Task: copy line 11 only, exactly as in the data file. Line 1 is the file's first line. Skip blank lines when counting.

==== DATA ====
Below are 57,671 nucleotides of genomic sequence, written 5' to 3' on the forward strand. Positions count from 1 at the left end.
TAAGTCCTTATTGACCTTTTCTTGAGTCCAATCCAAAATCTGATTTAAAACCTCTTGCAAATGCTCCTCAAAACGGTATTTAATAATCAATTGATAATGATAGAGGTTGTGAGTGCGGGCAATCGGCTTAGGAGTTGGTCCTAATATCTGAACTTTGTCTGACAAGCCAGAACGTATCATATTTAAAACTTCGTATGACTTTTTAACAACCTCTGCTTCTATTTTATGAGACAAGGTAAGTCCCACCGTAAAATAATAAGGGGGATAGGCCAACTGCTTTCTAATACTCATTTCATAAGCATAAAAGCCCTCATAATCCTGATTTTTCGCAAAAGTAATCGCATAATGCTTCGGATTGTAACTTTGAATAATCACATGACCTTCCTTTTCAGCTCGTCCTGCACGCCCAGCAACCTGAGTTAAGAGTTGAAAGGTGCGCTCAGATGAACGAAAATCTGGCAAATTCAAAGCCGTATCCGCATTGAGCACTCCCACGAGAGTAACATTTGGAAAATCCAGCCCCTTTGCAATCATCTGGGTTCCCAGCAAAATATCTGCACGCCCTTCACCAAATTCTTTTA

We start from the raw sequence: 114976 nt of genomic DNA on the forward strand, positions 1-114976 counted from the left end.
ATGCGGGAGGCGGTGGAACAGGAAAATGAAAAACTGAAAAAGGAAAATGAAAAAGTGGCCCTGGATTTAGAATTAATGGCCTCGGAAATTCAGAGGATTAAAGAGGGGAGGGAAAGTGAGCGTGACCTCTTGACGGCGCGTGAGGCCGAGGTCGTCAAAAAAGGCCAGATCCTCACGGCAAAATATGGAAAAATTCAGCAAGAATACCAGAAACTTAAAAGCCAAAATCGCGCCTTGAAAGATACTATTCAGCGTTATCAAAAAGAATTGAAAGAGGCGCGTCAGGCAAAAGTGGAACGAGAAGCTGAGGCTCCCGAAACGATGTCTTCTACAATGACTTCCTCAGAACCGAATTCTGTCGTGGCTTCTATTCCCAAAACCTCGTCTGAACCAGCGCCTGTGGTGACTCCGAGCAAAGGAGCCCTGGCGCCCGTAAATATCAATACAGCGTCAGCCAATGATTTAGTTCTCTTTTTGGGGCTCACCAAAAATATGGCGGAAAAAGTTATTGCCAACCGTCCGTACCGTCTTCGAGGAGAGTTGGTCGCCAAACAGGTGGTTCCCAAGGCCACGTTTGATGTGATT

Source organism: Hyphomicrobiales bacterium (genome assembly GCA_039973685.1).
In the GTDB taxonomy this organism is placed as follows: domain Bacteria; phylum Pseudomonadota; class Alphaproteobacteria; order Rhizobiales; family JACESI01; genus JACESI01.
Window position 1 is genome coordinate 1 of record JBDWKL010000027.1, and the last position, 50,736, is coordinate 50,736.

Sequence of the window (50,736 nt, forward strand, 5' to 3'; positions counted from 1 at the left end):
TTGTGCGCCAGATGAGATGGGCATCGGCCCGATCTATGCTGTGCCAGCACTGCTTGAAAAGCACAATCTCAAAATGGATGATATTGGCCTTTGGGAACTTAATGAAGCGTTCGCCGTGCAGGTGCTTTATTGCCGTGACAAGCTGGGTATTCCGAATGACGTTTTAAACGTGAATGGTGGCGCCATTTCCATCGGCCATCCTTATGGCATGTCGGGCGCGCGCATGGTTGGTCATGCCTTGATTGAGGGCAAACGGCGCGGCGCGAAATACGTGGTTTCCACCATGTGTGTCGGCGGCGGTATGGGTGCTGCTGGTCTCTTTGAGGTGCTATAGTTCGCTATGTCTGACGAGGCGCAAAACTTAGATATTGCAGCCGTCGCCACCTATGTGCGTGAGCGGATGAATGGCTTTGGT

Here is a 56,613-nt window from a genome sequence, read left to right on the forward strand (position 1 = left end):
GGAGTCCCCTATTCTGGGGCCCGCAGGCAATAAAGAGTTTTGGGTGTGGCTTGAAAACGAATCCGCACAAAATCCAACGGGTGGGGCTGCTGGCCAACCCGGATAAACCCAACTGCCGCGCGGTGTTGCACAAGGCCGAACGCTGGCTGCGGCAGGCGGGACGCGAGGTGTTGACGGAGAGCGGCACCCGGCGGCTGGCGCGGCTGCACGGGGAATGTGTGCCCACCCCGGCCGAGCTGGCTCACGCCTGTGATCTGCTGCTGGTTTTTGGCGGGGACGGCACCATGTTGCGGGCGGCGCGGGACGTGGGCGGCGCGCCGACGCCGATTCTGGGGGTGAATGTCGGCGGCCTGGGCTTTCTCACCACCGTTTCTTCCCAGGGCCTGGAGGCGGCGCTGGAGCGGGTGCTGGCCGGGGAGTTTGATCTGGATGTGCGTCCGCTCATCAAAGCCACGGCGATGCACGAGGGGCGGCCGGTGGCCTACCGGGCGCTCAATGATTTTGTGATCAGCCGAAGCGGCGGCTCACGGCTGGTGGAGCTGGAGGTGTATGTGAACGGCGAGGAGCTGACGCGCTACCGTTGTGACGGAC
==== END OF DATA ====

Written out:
GGAGTCCCCTATTCTGGGGCCCGCAGGCAATAAAGAGTTTTGGGTGTGGCTTGAAAACGAATCCGCACAAAATCCAACGGGTGGGGCTGCTGGCCAACCCGGATAAACCCAACTGCCGCGCGGTGTTGCACAAGGCCGAACGCTGGCTGCGGCAGGCGGGACGCGAGGTGTTGACGGAGAGCGGCACCCGGCGGCTGGCGCGGCTGCACGGGGAATGTGTGCCCACCCCGGCCGAGCTGGCTCACGCCTGTGATCTGCTGCTGGTTTTTGGCGGGGACGGCACCATGTTGCGGGCGGCGCGGGACGTGGGCGGCGCGCCGACGCCGATTCTGGGGGTGAATGTCGGCGGCCTGGGCTTTCTCACCACCGTTTCTTCCCAGGGCCTGGAGGCGGCGCTGGAGCGGGTGCTGGCCGGGGAGTTTGATCTGGATGTGCGTCCGCTCATCAAAGCCACGGCGATGCACGAGGGGCGGCCGGTGGCCTACCGGGCGCTCAATGATTTTGTGATCAGCCGAAGCGGCGGCTCACGGCTGGTGGAGCTGGAGGTGTATGTGAACGGCGAGGAGCTGACGCGCTACCGTTGTGACGGAC